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Wednesday, July 17, 2013

Time for a special counsel
on federal secrecy abuses
The National Security State hides many more secrets, some almost certainly worse than what has reached the public's ear.

This parallel government is a contraption whose underpinnings are worthy of a Rube Goldberg* cartoon. The uproar over Edward Snowden's disclosures has prompted a lawsuit against the secret system, Congressional hearings in which lawmakers are beginning to show signs of rebellion at security system controls and deceptions and a new awareness of the possibility that "our people" could get far out of line with the first principles of American liberty.

We also have the Justice Department's unscrupulous practice of investigating leaks by seizing telephone data of reporters and of prosecuting whistleblowers as though they are traitorous spies rather than friends of America. Let's keep in mind that leaking embarrassing secret documents is a time-honored practice and one of the checks necessary against abuse of power. For example, before the Japanese attack on Pearl Harbor, the Chicago Tribune published what looked very like a secret plan of the Roosevelt administration to bring the United States into World War II. What was done to the reporter, the editor and the owner? Nothing. They were within their rights.

And, Franklin Roosevelt and his allies could easily have argued that the secrecy was justified because the national security of the United States was at stake. Nevertheless, there was no frenzied effort to catch the leaker by cracking down on the reporter or other members of the press. Roosevelt accepted the expose as one of those things that happens in our democracy.

As Democratic Rep. John Conyers has said, things have gone "too far" and as Republican Rep. James Sensenbrenner, a Patriot Act author, has said, the secret body of "law"--  concocted by secret judges handpicked by Supreme Court Chief Justice John Roberts -- is subversive of the Constitution and contradicts the intent of the law. The Kafkaesque secret foreign intelligence court, as "overseen" by the secret court of review, can, and does, permit things that the judges never would have dared do in the bright light of day. The security chiefs, who argue in favor of absolute power to themselves, talk about the pluses and rarely acknowledge the very, very real dangers not only to our liberty, but also to national security (one spy could compromise all America's defenses because of excessive pooling of data).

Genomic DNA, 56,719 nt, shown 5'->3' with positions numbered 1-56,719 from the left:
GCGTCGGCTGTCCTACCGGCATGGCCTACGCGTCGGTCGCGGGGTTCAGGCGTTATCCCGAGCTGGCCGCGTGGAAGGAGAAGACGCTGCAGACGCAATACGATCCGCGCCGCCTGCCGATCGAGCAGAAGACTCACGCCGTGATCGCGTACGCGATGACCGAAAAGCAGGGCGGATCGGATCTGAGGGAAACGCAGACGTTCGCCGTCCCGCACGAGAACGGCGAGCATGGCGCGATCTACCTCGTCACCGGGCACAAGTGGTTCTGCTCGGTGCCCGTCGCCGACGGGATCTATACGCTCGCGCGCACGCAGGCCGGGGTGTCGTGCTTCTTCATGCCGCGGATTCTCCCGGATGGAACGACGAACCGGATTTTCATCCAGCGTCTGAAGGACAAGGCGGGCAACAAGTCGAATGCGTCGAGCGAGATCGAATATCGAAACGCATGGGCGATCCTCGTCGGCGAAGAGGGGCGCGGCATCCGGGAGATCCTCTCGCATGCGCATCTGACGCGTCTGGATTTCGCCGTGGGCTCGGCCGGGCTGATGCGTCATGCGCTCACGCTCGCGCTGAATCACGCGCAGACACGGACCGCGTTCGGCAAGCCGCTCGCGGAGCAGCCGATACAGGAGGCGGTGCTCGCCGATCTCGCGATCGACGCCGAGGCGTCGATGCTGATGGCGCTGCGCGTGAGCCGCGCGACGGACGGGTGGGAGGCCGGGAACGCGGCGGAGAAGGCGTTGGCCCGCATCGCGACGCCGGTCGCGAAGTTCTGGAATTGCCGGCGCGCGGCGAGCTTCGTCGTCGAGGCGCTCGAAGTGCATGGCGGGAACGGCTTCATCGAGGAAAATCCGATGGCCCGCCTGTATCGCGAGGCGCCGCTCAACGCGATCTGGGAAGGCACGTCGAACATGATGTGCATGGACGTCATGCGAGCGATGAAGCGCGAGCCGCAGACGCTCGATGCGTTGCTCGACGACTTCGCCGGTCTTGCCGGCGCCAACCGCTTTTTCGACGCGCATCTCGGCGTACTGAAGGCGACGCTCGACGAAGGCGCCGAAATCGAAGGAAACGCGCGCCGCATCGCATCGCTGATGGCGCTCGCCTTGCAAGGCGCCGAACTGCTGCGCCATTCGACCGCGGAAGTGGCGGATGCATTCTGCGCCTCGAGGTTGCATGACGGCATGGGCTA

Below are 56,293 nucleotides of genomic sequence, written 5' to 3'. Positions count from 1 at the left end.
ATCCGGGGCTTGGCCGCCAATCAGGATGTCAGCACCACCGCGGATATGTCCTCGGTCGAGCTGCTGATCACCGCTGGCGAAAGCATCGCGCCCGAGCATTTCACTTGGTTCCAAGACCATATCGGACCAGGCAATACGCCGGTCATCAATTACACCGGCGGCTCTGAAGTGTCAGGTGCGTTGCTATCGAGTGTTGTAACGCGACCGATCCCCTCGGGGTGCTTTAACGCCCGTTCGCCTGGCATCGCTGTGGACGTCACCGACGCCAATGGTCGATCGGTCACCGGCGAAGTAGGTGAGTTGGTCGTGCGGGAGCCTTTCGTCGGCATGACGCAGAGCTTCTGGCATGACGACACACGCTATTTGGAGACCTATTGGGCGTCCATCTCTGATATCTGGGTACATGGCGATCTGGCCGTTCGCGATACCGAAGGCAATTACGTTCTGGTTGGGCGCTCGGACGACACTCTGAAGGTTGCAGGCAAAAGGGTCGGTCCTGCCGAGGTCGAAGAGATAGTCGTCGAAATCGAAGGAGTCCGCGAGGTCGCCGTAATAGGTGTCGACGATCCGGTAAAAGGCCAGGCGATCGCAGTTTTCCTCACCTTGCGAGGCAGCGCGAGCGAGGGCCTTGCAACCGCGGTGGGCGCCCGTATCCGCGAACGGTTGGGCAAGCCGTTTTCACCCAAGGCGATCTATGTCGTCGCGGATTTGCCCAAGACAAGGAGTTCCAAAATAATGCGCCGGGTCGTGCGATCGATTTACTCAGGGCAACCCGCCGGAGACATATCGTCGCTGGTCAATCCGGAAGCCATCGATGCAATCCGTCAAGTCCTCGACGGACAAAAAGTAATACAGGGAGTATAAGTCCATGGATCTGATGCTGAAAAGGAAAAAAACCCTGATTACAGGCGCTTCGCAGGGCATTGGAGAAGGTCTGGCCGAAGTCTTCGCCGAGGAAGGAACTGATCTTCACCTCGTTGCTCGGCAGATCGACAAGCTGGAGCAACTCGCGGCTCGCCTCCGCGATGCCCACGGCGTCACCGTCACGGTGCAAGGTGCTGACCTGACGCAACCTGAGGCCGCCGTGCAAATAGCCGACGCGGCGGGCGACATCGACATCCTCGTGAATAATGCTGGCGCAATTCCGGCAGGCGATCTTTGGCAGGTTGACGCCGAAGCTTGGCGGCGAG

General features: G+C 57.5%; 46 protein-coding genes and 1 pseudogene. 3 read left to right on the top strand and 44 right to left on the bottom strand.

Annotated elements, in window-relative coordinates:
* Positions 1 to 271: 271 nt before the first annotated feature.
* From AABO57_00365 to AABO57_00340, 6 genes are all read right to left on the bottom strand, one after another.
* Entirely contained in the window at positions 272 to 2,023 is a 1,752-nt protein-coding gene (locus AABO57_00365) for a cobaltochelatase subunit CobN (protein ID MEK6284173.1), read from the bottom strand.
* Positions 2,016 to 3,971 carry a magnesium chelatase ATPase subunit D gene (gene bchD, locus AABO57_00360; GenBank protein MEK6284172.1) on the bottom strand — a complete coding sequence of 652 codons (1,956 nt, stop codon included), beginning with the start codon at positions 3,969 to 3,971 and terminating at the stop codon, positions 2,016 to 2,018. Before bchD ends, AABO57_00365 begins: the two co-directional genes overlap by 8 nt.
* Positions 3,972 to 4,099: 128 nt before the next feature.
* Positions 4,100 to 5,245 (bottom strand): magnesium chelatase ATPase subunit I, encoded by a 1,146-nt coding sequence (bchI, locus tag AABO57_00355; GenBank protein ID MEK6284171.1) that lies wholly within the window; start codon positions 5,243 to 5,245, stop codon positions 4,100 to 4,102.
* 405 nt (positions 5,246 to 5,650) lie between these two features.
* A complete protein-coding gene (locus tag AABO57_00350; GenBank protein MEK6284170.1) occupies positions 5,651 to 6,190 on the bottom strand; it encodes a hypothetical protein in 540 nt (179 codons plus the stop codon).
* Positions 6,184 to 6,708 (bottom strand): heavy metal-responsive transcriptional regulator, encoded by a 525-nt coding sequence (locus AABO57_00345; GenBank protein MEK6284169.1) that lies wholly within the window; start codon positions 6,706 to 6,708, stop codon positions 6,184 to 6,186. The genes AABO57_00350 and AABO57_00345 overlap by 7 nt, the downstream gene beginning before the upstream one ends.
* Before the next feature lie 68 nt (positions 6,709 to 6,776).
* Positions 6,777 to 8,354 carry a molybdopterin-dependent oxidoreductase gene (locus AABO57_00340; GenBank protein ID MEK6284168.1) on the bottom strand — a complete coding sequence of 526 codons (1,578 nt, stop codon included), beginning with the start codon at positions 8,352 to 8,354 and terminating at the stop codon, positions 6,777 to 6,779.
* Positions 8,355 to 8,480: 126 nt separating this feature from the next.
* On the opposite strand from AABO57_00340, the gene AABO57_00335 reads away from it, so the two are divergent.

Barret Brown, a freelance investigative reporter published in major publications, has been held without bail for some 300 days as he awaits federal trial for exposes based on secret documents obtained by the hacker group Anonymous. What did the documents disclose? A conspiracy among federally funded propagandists to smear -- including via fabricated documents -- journalist Glenn Greenwald for supporting WikiLeaks. So the reporter faces prison for violating federal secrecy statutes. No charges have been filed against those illegally conspiring to damage a man, using your tax money, because of his political beliefs.

Unlike Greenwald, Brown has no institutional affiliation and hence, as Holder's henchmen see it, lacks power. He's a chump, an easy mark in the National Security game.

There is a great deal more like this.

I favor three moves:

1. A citizens' committee to hold evidence-gathering hearings and issue reports concerning the many problems of abuse of power in the National Security State, including an analysis of the poor privacy laws guiding U.S. cyber firms. 

2.  An independent counsel who will be granted broad power to look into the many issues and abuses, to file charges against federal officials where warranted and to issue a report that goes into the many nooks and crannies of this Byzantine business. Democrats may prefer this option, whereby they can distance themselves from President Obama's secrecy policies to the alternative of a broad-based Tea Party-style campaign debacle. An important area of concern is the use of NSA or Pentagon power within domestic media, which is against the law.

3. Increasing pressure to have Eric Holder removed as attorney general. His people have fought long and hard against liberty in favor of the secret national security monstrosity that we find in our midst.

It might seem a vain idea to expect that a Washington judge would agree to an appointment of a special prosecutor in a case that would call the rulings of fellow jurists into question. However, once the political pressure is great enough, anything is possible.

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